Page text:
Swinging about by Ben Salter
Swinging about by Ben Salter

In my teenage years one Christmas day I answered the door to find my Great Uncle Ken standing there. He was wearing a blue beret. I ridiculed his headgear and he purported to be shocked.

“Monty gave me this beret”

he said.

When I reported this to my dad as an example of the crazy things that Grandad’s brother said, my father gently reminded me:

“He fought in the second world war. Monty probably did give him that beret.”

Their oldest brother was Great Uncle Sim. I remember him too, though he was quite old and had Parkinson’s which was disconcerting as a young boy. He received Maundy Money from the Queen. He was in the Sherwood Foresters in the First World War. He lied about his age. One gets the impression they weren’t checking too closely in that conflict.

My grandmother (married to the grandfather mentioned above) was a bookkeeper in Hereford in 1940 when a senior officer for the home guard marched into her department store and drafted her for war work. She was locked in a tiny office in Hereford Station trying to keep track of the soldiers being evacuated from Dunkirk. They were being put on trains and moved north as quickly as possible. Across the UK people like my grandmother were trying desperately to keep track of them.

My paternal grandfather made munitions. My maternal grandfather worked in the huge ICI plant in Teeside and was in a reserved occupation (during my childhood I understood he was a painter, I now understand he did something more technical). He was also a Special Constable. My maternal grandmother was a nurse. In later life she married her childhood sweetheart. He had served on the HMS Cornwall which was sunk in 1942 in the Pacific. He and his crew mates waited over 30 hours in shark infested waters to be rescued. Over 400 men died. Not long before his death he was welcomed on the newly commissioned Cornwall where the Captain addressed him as “Sir” which he clearly found extremely moving.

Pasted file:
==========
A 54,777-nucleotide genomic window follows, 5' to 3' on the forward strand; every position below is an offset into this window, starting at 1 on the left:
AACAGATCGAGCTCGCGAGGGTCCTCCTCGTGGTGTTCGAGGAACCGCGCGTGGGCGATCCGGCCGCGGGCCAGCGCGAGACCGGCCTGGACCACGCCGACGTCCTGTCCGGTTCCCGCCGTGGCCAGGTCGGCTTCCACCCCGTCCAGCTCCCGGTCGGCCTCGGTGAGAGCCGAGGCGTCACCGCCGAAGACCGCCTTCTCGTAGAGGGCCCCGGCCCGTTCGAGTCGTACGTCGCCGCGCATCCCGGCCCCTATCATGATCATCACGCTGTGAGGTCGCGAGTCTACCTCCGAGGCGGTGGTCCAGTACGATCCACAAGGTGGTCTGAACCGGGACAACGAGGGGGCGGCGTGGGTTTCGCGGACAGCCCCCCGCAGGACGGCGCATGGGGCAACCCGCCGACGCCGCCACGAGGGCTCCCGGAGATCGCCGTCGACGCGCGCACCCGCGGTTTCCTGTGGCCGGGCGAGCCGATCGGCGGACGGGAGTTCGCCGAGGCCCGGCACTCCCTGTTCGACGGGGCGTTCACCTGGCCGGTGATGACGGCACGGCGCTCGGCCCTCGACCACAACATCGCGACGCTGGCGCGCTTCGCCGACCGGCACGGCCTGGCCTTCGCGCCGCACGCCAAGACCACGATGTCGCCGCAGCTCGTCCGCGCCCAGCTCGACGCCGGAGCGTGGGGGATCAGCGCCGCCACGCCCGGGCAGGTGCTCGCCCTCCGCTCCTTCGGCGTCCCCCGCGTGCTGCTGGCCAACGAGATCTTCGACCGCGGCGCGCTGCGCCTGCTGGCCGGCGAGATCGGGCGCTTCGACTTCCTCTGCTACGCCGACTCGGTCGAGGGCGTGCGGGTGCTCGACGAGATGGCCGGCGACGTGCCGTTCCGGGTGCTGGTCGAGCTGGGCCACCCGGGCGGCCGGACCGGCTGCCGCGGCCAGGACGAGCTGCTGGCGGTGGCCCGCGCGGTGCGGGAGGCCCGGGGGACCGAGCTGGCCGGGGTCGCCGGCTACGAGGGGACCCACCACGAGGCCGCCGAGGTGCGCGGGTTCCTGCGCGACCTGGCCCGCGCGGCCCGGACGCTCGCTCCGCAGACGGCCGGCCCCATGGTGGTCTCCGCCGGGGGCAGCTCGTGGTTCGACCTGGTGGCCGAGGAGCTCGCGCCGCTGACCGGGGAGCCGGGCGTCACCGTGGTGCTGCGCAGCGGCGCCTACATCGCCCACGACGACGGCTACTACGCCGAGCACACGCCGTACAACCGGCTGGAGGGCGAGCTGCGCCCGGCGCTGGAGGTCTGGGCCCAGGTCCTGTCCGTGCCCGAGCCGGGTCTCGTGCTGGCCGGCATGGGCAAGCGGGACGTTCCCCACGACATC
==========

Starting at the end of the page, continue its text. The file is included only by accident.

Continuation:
These people are not history to me. They are ordinary. They are my family. I knew them well. My grandmothers only died within the past few years. The second world war was a long time ago but the fact that my grandmother could talk to me about it makes it seem more recent and immediate.

My parent’s generation, my generation and the generation that followed mine have lived under an unprecedented period of peace in Europe. That is clearly an amazing, wonderful thing.

But we should never, ever, take that peace for granted. To the generation that lived through it, war was real and immediate. To those of us that knew them well it seemed like a real possibility. As our collective memory fades the risk is that we start to believe that peace is normal and natural. But peace requires effort, and vigilance and we should be profoundly grateful for the peace we continue to enjoy.

2 replies on “Peace”

  1. Interesting blog – it is all a bit more immediate for me. A father who lost two brothers and carried scars of bullet wounds and shrapnel in his head. It was only when I was 1 year old (1954) that rationing stopped – and yes I agree it has been a wonderful period of relative peace since. But the world forgets and the lessons of history remain unlearned as we see more insular and nationalistic views emerging, and how long before the right harnesses that and fascists re-emerge? I think we are almost there – does that make me a pessimist or realist?

    1. Hmmm. That does seem like a reasonable assessment of where we are today. So, sadly, I think you’re a realist.

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